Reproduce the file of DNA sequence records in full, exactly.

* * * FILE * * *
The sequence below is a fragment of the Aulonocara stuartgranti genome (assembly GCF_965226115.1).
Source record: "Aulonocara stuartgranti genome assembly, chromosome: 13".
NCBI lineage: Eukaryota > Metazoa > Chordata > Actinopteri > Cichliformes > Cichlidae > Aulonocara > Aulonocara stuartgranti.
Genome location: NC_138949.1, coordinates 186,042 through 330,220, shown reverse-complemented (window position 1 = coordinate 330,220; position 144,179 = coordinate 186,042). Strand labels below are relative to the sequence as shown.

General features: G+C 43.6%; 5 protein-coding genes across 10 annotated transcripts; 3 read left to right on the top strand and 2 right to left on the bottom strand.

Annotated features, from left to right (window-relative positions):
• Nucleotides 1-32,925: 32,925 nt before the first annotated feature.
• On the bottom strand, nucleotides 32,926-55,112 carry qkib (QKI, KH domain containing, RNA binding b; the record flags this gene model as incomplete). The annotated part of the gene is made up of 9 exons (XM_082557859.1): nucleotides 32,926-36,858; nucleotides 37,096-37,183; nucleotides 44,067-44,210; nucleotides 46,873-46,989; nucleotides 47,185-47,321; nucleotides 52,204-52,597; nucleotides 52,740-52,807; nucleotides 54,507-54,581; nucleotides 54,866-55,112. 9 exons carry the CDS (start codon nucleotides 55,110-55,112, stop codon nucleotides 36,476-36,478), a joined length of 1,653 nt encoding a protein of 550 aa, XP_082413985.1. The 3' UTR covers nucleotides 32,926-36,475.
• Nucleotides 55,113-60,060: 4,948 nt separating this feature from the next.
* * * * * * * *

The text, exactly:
The sequence below is a fragment of the Aulonocara stuartgranti genome (assembly GCF_965226115.1).
Source record: "Aulonocara stuartgranti genome assembly, chromosome: 13".
NCBI lineage: Eukaryota > Metazoa > Chordata > Actinopteri > Cichliformes > Cichlidae > Aulonocara > Aulonocara stuartgranti.
Genome location: NC_138949.1, coordinates 186,042 through 330,220, shown reverse-complemented (window position 1 = coordinate 330,220; position 144,179 = coordinate 186,042). Strand labels below are relative to the sequence as shown.

General features: G+C 43.6%; 5 protein-coding genes across 10 annotated transcripts; 3 read left to right on the top strand and 2 right to left on the bottom strand.

Annotated features, from left to right (window-relative positions):
• Nucleotides 1-32,925: 32,925 nt before the first annotated feature.
• On the bottom strand, nucleotides 32,926-55,112 carry qkib (QKI, KH domain containing, RNA binding b; the record flags this gene model as incomplete). The annotated part of the gene is made up of 9 exons (XM_082557859.1): nucleotides 32,926-36,858; nucleotides 37,096-37,183; nucleotides 44,067-44,210; nucleotides 46,873-46,989; nucleotides 47,185-47,321; nucleotides 52,204-52,597; nucleotides 52,740-52,807; nucleotides 54,507-54,581; nucleotides 54,866-55,112. 9 exons carry the CDS (start codon nucleotides 55,110-55,112, stop codon nucleotides 36,476-36,478), a joined length of 1,653 nt encoding a protein of 550 aa, XP_082413985.1. The 3' UTR covers nucleotides 32,926-36,475.
• Nucleotides 55,113-60,060: 4,948 nt separating this feature from the next.